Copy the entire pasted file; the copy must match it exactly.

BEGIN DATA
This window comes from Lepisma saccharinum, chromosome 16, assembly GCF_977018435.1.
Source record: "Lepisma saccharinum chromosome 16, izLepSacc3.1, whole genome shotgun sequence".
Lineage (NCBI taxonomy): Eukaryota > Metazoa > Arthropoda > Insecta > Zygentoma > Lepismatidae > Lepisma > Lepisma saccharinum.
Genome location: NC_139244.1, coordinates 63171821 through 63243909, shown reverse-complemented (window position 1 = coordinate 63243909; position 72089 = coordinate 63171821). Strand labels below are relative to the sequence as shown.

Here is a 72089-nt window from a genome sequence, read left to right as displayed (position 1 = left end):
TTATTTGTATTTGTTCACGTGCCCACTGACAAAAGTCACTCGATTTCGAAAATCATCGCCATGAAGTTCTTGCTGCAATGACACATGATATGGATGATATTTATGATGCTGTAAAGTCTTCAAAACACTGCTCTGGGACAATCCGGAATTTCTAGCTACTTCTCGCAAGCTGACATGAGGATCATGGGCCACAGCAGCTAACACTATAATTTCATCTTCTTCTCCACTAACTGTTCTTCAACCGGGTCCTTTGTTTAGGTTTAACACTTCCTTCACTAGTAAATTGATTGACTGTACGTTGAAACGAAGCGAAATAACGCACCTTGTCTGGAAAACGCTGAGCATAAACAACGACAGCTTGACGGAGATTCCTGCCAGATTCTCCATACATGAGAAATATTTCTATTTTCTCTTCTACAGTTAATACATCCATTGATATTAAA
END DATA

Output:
This window comes from Lepisma saccharinum, chromosome 16, assembly GCF_977018435.1.
Source record: "Lepisma saccharinum chromosome 16, izLepSacc3.1, whole genome shotgun sequence".
Lineage (NCBI taxonomy): Eukaryota > Metazoa > Arthropoda > Insecta > Zygentoma > Lepismatidae > Lepisma > Lepisma saccharinum.
Genome location: NC_139244.1, coordinates 63171821 through 63243909, shown reverse-complemented (window position 1 = coordinate 63243909; position 72089 = coordinate 63171821). Strand labels below are relative to the sequence as shown.

Here is a 72089-nt window from a genome sequence, read left to right as displayed (position 1 = left end):
TTATTTGTATTTGTTCACGTGCCCACTGACAAAAGTCACTCGATTTCGAAAATCATCGCCATGAAGTTCTTGCTGCAATGACACATGATATGGATGATATTTATGATGCTGTAAAGTCTTCAAAACACTGCTCTGGGACAATCCGGAATTTCTAGCTACTTCTCGCAAGCTGACATGAGGATCATGGGCCACAGCAGCTAACACTATAATTTCATCTTCTTCTCCACTAACTGTTCTTCAACCGGGTCCTTTGTTTAGGTTTAACACTTCCTTCACTAGTAAATTGATTGACTGTACGTTGAAACGAAGCGAAATAACGCACCTTGTCTGGAAAACGCTGAGCATAAACAACGACAGCTTGACGGAGATTCCTGCCAGATTCTCCATACATGAGAAATATTTCTATTTTCTCTTCTACAGTTAATACATCCATTGATATTAAA